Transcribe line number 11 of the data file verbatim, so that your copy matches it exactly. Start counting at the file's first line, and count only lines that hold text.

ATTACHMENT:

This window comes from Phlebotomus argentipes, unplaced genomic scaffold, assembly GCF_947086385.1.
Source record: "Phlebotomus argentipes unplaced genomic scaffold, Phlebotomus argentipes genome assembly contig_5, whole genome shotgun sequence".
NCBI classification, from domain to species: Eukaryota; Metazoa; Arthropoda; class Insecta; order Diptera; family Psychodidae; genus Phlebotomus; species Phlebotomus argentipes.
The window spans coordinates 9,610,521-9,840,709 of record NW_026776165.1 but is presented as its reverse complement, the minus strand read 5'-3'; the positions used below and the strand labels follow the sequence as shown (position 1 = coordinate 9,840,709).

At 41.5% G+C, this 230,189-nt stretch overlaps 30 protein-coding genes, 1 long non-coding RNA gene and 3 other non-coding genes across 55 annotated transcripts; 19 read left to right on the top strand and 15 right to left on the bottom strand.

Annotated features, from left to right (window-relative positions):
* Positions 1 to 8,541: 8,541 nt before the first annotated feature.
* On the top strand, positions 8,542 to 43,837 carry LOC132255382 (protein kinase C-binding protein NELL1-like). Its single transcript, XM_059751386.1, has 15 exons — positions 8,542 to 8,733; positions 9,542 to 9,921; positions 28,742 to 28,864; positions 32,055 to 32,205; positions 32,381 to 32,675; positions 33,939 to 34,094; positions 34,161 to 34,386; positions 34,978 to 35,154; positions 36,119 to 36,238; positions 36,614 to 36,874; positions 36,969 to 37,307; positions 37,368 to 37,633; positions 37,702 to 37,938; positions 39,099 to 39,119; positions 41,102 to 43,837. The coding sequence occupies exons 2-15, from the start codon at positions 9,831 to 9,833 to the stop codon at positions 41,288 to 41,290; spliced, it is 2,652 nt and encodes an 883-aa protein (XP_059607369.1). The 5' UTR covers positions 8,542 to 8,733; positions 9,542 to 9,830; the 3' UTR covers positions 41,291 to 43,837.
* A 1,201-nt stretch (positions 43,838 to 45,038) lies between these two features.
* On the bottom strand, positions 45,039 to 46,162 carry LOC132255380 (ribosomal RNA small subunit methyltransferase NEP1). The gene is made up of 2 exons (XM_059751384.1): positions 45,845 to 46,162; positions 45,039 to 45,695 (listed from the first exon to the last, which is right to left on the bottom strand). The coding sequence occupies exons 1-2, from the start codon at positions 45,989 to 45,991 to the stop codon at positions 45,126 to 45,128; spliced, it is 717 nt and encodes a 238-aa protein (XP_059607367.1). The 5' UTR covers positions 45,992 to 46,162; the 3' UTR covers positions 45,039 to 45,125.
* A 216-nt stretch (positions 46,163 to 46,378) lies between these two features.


* A 216-nt stretch (positions 46,163 to 46,378) lies between these two features.